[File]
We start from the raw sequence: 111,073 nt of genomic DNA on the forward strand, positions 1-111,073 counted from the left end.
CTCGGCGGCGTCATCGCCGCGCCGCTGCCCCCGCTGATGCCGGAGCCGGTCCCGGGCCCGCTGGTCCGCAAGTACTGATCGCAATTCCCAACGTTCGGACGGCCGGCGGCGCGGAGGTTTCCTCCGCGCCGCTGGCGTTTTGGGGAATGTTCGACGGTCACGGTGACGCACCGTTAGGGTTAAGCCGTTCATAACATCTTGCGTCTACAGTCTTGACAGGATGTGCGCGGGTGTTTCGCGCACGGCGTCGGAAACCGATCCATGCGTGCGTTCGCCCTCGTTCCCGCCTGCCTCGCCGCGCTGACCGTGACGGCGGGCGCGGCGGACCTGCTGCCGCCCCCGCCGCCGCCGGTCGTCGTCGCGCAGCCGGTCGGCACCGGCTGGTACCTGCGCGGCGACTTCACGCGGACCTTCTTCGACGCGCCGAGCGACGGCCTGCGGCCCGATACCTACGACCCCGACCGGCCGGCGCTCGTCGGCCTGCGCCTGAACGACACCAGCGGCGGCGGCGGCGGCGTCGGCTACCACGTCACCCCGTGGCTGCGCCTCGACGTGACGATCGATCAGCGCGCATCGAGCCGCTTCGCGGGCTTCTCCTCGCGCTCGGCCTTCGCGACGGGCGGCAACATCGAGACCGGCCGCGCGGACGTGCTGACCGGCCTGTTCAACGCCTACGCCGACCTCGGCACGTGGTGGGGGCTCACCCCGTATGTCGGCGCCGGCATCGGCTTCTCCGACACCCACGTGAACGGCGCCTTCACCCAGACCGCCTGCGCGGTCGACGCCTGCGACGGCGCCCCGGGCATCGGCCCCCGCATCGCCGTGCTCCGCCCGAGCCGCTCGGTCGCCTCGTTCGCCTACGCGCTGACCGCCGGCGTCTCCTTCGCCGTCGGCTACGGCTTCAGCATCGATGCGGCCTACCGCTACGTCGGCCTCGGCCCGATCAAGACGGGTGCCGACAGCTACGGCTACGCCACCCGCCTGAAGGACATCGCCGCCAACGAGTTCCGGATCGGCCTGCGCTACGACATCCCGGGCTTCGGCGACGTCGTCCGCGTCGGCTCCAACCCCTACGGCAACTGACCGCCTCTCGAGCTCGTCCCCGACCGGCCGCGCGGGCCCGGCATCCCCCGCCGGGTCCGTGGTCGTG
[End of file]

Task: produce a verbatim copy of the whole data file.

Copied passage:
We start from the raw sequence: 111,073 nt of genomic DNA on the forward strand, positions 1-111,073 counted from the left end.
CTCGGCGGCGTCATCGCCGCGCCGCTGCCCCCGCTGATGCCGGAGCCGGTCCCGGGCCCGCTGGTCCGCAAGTACTGATCGCAATTCCCAACGTTCGGACGGCCGGCGGCGCGGAGGTTTCCTCCGCGCCGCTGGCGTTTTGGGGAATGTTCGACGGTCACGGTGACGCACCGTTAGGGTTAAGCCGTTCATAACATCTTGCGTCTACAGTCTTGACAGGATGTGCGCGGGTGTTTCGCGCACGGCGTCGGAAACCGATCCATGCGTGCGTTCGCCCTCGTTCCCGCCTGCCTCGCCGCGCTGACCGTGACGGCGGGCGCGGCGGACCTGCTGCCGCCCCCGCCGCCGCCGGTCGTCGTCGCGCAGCCGGTCGGCACCGGCTGGTACCTGCGCGGCGACTTCACGCGGACCTTCTTCGACGCGCCGAGCGACGGCCTGCGGCCCGATACCTACGACCCCGACCGGCCGGCGCTCGTCGGCCTGCGCCTGAACGACACCAGCGGCGGCGGCGGCGGCGTCGGCTACCACGTCACCCCGTGGCTGCGCCTCGACGTGACGATCGATCAGCGCGCATCGAGCCGCTTCGCGGGCTTCTCCTCGCGCTCGGCCTTCGCGACGGGCGGCAACATCGAGACCGGCCGCGCGGACGTGCTGACCGGCCTGTTCAACGCCTACGCCGACCTCGGCACGTGGTGGGGGCTCACCCCGTATGTCGGCGCCGGCATCGGCTTCTCCGACACCCACGTGAACGGCGCCTTCACCCAGACCGCCTGCGCGGTCGACGCCTGCGACGGCGCCCCGGGCATCGGCCCCCGCATCGCCGTGCTCCGCCCGAGCCGCTCGGTCGCCTCGTTCGCCTACGCGCTGACCGCCGGCGTCTCCTTCGCCGTCGGCTACGGCTTCAGCATCGATGCGGCCTACCGCTACGTCGGCCTCGGCCCGATCAAGACGGGTGCCGACAGCTACGGCTACGCCACCCGCCTGAAGGACATCGCCGCCAACGAGTTCCGGATCGGCCTGCGCTACGACATCCCGGGCTTCGGCGACGTCGTCCGCGTCGGCTCCAACCCCTACGGCAACTGACCGCCTCTCGAGCTCGTCCCCGACCGGCCGCGCGGGCCCGGCATCCCCCGCCGGGTCCGTGGTCGTG